– Klik
Commented Sep 8, 2016 at 6:33
• @Klik: then you can just divide by 1 ==> -( -num // 1) and you are getting your answer :-) Have a nice day! David Bau: very nice proposal! Commented Apr 4, 2017 at 8:57
• Nice! I've always used `(num + den - 1) // den`, which is fine for `int` inputs with positive denominators, but fails if even a single non-integral `float` is involved (either numerator or denominator); this is more magical looking, but works for both `int`s and `float`s. For small numerators, it's also faster (on CPython 3.7.2), though oddly, when only the numerator is large enough that array based math is needed, your approach is slower; not clear why this is, since the division work should be similar and two unary negations should be cheaper than addition + subtraction. Commented Aug 7, 2019 at 16:17
• The fact that it doesn't need any import and is fast makes it exactly what i was looking for. Commented Apr 14, 2020 at 13:59

Interesting Python 2.x issue to keep in mind:

``````>>> import math
>>> math.ceil(4500/1000)
4.0
>>> math.ceil(4500/1000.0)
5.0
``````

The problem is that dividing two ints in python produces another int and that's truncated before the ceiling call. You have to make one value a float (or cast) to get a correct result.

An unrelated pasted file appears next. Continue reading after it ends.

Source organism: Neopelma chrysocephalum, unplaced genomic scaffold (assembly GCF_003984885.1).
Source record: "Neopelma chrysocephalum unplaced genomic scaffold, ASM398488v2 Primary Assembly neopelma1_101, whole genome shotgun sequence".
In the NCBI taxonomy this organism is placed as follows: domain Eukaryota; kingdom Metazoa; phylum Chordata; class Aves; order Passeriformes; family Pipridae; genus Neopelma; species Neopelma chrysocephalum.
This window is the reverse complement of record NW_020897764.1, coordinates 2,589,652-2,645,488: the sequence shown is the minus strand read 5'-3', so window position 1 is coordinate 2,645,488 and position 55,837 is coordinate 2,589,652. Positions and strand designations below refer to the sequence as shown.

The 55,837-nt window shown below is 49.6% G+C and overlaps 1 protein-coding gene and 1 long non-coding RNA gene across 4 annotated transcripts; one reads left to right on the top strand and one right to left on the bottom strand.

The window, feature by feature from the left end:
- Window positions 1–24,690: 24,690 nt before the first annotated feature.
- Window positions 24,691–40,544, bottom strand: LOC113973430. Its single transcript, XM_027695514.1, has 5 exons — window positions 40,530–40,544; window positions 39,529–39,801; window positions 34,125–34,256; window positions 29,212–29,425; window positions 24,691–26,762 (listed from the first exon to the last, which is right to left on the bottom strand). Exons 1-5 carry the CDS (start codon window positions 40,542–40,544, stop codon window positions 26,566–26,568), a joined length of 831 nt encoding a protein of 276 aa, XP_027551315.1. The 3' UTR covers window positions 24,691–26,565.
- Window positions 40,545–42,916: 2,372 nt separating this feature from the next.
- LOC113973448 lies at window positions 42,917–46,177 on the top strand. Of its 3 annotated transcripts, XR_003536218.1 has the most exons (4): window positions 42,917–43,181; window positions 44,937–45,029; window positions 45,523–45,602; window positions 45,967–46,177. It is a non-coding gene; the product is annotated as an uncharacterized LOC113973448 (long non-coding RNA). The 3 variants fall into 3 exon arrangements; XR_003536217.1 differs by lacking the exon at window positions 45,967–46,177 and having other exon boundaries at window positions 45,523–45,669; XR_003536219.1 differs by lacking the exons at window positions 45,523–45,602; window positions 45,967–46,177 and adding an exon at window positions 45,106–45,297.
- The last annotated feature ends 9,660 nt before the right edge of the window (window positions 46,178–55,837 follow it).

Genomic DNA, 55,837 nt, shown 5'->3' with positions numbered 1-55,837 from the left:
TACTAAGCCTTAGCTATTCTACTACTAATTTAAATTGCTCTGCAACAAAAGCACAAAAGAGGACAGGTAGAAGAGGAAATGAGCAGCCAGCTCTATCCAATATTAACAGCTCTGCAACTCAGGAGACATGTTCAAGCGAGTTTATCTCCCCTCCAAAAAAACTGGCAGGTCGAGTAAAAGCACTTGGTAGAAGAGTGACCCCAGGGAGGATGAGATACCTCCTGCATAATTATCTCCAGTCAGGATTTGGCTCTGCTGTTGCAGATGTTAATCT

In javascript, the exact same code produces a different result:

``````console.log(Math.ceil(4500/1000));
5
``````
• In Python 2.x : int/int --> int and int/float --> float In Python 3.x : int/int can result in a float Commented Oct 31, 2011 at 6:46
• you can get the Python 3.x on behavior on certain versions of Python 2.x by enabling "true division" as shown here Commented Oct 22, 2013 at 17:54

You might also like numpy:

``````>>> import numpy as np
>>> np.ceil(2.3)
3.0
``````

I'm not saying it's better than math, but if you were already using numpy for other purposes, you can keep your code consistent.

Anyway, just a detail I came across. I use numpy a lot and was surprised it didn't get mentioned, but of course the accepted answer works perfectly fine.

• Using numpy is nice too. The easiest would be with math since it is already part of python built in libraries. It makes more sense. Instead as you mentioned if you use a lot numpy for other issues, then it makes sense and consistent to use numpy.ceil :-) Good hint! Commented Apr 4, 2017 at 8:52
• If you are using pandas and imported the whole module as pd, then just use pd.np.ceil(2.3). No need for a separate numpy import. Commented Dec 11, 2021 at 12:37

Use `math.ceil` to round up:

``````>>> import math
>>> math.ceil(5.4)
6.0
``````

NOTE: The input should be float.

If you need an integer, call `int` to convert it:

``````>>> int(math.ceil(5.4))
6
``````

BTW, use `math.floor` to round down and `round` to round to nearest integer.

``````>>> math.floor(4.4), math.floor(4.5), math.floor(5.4), math.floor(5.5)
(4.0, 4.0, 5.0, 5.0)
>>> round(4.4), round(4.5), round(5.4), round(5.5)
(4.0, 5.0, 5.0, 6.0)
>>> math.ceil(4.4), math.ceil(4.5), math.ceil(5.4), math.ceil(5.5)
(5.0, 5.0, 6.0, 6.0)
``````